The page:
Meeting of the NATO-Russia Council at the level of Ministers of Defence
News Conference by NATO Secretary General, Jaap de Hoop Scheffer
JAMES APPATHURAI (NATO Spokesperson): The Secretary General will make a brief opening statement and we'll have time for some questions.
JAAP DE HOOP SCHEFFER (NATO Secretary General): Good afternoon, once again. Let me tell you that the agenda of today's NRC Defence Ministerial covered three topics: defence reform, cooperation in the fight against terrorism and current international security issues.
We have taken stock of our practical cooperation first and we are deepening that cooperation on land, sea and in the air. On land, as you know, we continue laying the groundwork for possible joint peacekeeping operations--the Russian Federation and NATO--including by developing a special program of cooperation with Russia's 15th Motorized Rifle Brigade and other military units.
Minister Sergei Ivanov briefed his colleagues in detail on the Brigade and how it can work with NATO nations; the Brigade is being made ready for interoperability.
What... where Ministers are also aiming fairly high is on our so-called Cooperative Airspace Initiative. We are now closer to the ultimate objective which is the sharing of air traffic data.
And last, but not least, we assessed the cooperation, the very good cooperation, of our naval experts which will soon include, as you know, active Russian support for Operation Active Endeavour in the Mediterranean Sea.
Of course, we have turned to the issue of terrorism which tops our list of agreed threats and we reviewed the implementation of the NATO-Russia Action Plan on Terrorism, which, as you might remember, was adopted by NATO Foreign Ministers last December.
There are also some areas of NATO-Russia cooperation which do not get the headlines regularly. Let me mention to you the first meeting of the NATO-Russia Council Science Committee to be held in St. Petersburg in a few weeks; where scientists from NATO countries and Russia will debate cooperation in such areas as explosive detection and the psychological and sociological consequences of terrorism and cyber security.
Finally, of course, we used the NRC to discuss current political issues. Allies have already welcomed the agreement concerning the Russian bases or the vacating of the Russian bases in Georgia.
Of course NATO nations believe and keep to believe that the implementation of all Istanbul Commitments--and that, in other words, includes the remaining obligations on Moldova, the ammunition sitting in Transnistria--should pave the way for ratification of the Adapted Conventional Forces in Europe Treaty. A goal we all share but for that to happen the Istanbul Commitments should be fulfilled to the full.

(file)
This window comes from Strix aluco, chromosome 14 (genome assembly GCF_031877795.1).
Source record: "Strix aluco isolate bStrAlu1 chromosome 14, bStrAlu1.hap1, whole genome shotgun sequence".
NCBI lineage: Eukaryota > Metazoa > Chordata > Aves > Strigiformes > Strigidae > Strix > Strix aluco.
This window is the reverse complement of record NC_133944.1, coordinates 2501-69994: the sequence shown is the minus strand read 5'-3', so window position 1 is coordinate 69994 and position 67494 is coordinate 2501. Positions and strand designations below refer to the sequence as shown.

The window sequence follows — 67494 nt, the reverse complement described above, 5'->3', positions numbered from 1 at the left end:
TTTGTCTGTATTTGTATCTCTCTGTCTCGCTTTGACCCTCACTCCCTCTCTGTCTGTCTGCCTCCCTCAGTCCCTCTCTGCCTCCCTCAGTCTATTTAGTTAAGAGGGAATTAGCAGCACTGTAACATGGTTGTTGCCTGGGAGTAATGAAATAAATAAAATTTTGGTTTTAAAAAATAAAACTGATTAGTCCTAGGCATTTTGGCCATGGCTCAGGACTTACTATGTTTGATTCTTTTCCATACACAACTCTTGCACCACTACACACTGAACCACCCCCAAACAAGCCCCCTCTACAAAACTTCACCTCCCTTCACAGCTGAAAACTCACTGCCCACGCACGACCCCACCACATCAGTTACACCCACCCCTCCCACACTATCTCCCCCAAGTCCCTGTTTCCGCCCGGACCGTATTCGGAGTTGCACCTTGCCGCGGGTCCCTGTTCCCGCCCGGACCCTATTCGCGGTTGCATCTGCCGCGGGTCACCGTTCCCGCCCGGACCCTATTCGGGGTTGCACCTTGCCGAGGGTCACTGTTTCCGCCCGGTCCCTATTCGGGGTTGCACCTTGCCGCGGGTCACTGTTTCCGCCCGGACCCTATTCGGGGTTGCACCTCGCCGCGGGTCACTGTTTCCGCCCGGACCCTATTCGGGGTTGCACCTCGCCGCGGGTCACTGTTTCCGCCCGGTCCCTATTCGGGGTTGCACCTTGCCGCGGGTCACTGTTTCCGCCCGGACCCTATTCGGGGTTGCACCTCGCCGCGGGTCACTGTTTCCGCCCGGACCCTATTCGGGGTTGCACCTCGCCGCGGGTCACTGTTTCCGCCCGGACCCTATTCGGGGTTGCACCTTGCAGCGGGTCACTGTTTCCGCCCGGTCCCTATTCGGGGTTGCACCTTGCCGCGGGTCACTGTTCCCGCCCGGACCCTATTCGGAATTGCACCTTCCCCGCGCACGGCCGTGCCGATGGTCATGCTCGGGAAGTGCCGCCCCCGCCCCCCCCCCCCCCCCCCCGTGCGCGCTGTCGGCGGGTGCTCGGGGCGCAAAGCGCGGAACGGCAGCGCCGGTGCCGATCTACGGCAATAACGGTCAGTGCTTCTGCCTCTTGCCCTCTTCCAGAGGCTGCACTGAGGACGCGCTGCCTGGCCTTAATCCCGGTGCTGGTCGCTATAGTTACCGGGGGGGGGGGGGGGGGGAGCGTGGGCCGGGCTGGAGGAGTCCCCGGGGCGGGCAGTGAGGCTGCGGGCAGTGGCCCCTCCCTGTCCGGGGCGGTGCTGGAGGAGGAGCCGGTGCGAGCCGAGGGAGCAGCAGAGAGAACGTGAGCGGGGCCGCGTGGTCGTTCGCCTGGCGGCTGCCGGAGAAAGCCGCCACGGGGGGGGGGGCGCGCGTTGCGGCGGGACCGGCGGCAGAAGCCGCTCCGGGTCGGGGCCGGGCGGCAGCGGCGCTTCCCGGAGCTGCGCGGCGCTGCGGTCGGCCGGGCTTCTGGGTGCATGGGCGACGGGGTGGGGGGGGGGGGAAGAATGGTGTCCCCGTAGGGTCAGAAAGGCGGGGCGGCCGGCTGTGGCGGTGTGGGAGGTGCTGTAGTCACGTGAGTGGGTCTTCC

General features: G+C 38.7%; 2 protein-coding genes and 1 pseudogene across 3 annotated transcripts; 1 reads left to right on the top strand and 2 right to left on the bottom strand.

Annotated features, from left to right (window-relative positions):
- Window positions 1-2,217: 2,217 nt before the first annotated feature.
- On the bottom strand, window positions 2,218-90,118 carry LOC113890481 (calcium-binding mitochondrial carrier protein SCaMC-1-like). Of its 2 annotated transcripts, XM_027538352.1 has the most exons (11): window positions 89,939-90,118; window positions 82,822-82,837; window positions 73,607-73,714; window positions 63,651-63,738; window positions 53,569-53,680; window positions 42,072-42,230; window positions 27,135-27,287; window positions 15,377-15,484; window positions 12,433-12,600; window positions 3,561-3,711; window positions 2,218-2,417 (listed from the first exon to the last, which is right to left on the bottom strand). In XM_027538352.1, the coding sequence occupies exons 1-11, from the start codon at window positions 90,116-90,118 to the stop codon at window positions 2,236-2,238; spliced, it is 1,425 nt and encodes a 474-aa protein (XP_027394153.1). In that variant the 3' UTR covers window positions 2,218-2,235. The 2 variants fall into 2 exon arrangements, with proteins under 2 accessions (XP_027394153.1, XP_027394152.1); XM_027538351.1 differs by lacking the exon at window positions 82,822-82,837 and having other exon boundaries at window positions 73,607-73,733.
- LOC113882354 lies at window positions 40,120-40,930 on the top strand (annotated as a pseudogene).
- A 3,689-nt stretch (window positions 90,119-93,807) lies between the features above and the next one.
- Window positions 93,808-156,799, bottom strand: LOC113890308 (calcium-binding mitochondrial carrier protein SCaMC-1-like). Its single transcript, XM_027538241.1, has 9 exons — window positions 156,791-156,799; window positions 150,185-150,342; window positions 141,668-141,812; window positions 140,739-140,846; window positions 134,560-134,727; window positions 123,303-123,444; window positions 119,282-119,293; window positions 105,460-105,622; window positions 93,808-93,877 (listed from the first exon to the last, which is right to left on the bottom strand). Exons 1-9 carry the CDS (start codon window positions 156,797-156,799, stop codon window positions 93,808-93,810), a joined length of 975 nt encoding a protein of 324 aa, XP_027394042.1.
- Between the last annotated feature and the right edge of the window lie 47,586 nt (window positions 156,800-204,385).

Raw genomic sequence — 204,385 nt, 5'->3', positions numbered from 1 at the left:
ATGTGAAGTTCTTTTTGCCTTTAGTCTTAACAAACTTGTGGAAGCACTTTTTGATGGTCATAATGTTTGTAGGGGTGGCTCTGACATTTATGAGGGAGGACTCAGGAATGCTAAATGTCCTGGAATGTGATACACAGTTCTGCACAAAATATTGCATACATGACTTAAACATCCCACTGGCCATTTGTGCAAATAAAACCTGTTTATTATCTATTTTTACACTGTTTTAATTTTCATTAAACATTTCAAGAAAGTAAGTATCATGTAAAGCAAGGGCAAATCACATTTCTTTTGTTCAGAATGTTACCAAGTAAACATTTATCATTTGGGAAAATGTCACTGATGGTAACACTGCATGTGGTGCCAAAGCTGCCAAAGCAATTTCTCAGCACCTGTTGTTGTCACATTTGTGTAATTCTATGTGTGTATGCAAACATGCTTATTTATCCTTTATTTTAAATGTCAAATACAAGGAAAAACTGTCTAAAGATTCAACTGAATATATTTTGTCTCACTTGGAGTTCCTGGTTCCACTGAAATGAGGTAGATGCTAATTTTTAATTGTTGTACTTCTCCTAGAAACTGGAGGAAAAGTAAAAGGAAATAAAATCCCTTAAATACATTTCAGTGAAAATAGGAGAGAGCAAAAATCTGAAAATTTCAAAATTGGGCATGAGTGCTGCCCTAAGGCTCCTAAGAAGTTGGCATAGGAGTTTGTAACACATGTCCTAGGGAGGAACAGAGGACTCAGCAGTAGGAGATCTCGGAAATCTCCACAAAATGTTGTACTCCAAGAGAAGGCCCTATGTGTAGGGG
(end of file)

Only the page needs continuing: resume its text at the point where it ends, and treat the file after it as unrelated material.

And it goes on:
A good discussion took place on Central Asia including the recent tragic events in Uzbekistan.
It was a pragmatic meeting. We also briefly touched upon, as I did with Minister Ivanov in my bilateral meeting with him, on a common political objective with regard to the Balkans. Afghanistan, of course, I mentioned a number of elements to you in an earlier press conference.
So it was, as usual, positive and pragmatic. I think the spirit of the Rome Summit guarding and guiding the NRC lives on and I'm looking forward to my visit to Moscow on the 23rd and 24th of June, where I will continue this dialogue with President Putin and the rest of the Russian leadership.
I'm open to your comments or questions.
Q: Dmitri (inaudible), 9 TV Channel Russia. As far as we know Russian Defence Minister made a statement about foreign involvement in last events, in Uzbekistan, which came from his point of view from Afghanistan. Does it worry you and does it, to a certain extent, put in doubts the abilities of NATO contingent in Afghanistan?
DE HOOP SCHEFFER: Well, we discussed, as I said, Uzbekistan. I cannot say we agree on all elements because we do not agree, which is, I mean in a grown-up... between mature people in a grown-up NRC that's possible, that you do not agree and on Uzbekistan there's a difference in approach between, let's say, the Russian Federation on the one hand and the NATO Allies on the other hand.
You know what I've said on behalf of NATO. You know what the European Union and other international organizations have said. We still hope that this international inquiry will take place and that President Karimov will accept this and the Russian position is slightly different.
I mean I can't make it better than it is.
Q: No, what I mean is, does it worry that it came from Afghanistan--the foreign involvement? I mean the...he said that there were some forces who came Afghanistan. It was inspired from there and there is a NATO contingent in Afghanistan. Does it worry you?
DE HOOP SCHEFFER: But I mean... there you have an element I do not know and I would like an inquiry, an international inquiry, to establish what went on, first of all, and to use your words 'where it came from', if it came from anywhere outside Uzbekistan. I simply do not know but that's an argument I might use to stress the importance of an inquiry.